30 Oct Are robo-advisors the real deal?
We love disruption because we love technology and these days it’s impossible to find one without the other. Which is why, virtually unthinkable a few years ago, the surprising rise of robo-advisors in the financial services industry has us fascinated. Robo-advisors are disrupting the financial services space. What are they? Where in the hype cycle are they and what do they mean in the big picture?
Robo-advisors are not shiny metallic androids sitting behind desks although admittedly that was the first image that came to our minds. They are automated investment advice platforms. Typical investment advice from human counterparts costs you 1-2% of your portfolio per year. Robo-advisors cost a quarter to a third of that. They also exploit a sizable gap in the investment industry. If you did not have a minimum portfolio of investments say USD 500K or so you could not really get the advice from the better firms. Your only option was to listen to advice experts on the Internet and do it yourself.
Robo-advisors changed all that. They did not have minimum requirements. You told them your risk profile based on questions you answered, and they used proven investment theories and models to give you advice. Suddenly anyone could get sound investment advice.
We feel that robo-advisors are not important for what they are right now but what they can become. Total assets under robo-advisors are in billions of dollars while assets under management of good old fashioned human advisors are in trillions of dollars. In the short term we do expect them to keep getting traction because their greatest applicability is to the individual investor who does not have the skills to invest themselves and does not meet the minimum portfolio amount needed to get a human advisor. This is not an insignificant market. We also expect this trend to weed out poor human advisors as their returns, which could be ignored earlier by managers, will now be under scrutiny as automated programs beat them.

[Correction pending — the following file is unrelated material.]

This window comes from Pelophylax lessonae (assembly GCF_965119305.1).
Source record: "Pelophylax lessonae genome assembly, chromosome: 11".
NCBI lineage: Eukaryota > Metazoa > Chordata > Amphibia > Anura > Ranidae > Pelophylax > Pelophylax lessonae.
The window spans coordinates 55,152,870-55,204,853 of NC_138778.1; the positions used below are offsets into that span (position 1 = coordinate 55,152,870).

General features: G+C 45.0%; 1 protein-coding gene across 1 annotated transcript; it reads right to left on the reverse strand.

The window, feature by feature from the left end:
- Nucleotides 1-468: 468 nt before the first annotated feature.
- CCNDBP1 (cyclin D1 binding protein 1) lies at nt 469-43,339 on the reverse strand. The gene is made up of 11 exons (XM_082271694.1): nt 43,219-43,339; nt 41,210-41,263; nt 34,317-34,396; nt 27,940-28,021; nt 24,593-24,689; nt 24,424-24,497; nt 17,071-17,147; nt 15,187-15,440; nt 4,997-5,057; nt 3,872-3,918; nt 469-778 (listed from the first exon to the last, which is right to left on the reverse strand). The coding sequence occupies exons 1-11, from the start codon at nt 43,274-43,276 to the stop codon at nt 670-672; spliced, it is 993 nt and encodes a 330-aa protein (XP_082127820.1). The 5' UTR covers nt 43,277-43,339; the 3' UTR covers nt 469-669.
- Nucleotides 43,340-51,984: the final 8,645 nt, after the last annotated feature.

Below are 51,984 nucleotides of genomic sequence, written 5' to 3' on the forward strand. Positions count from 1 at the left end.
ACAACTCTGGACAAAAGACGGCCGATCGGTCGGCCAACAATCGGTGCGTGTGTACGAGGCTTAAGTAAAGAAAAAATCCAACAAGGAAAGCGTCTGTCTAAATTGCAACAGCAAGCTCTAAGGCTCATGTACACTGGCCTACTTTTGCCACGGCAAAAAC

Innovations in any field cannot be predicted. Many technology pundits and investment field experts are hypothesizing minimum impact for robo-advisors because their current performance is adequate and not stunning. But as the 200 or so robo-advisor companies get shaken out by acquisitions, mergers and liquidation we fully expert a few leaders to emerge who are investing in the fundamental analytics foundations of the field. Advancements in deep neural networks, deep learning and machine learning are affecting the future of everything. We fully expect them to result in breakthroughs that will lead to greater disruption. Robo-advisors are the tip of the spear.
Banks will treat robo-advisors as just another ADC (Alternate Distribution Channels) component. And the cool “must have” factor cannot be under estimated here. But we can’t help but think that financial institutions that partner with large deep learning players to upgrade the performance bar in this technology stand the chance to reap billions in value.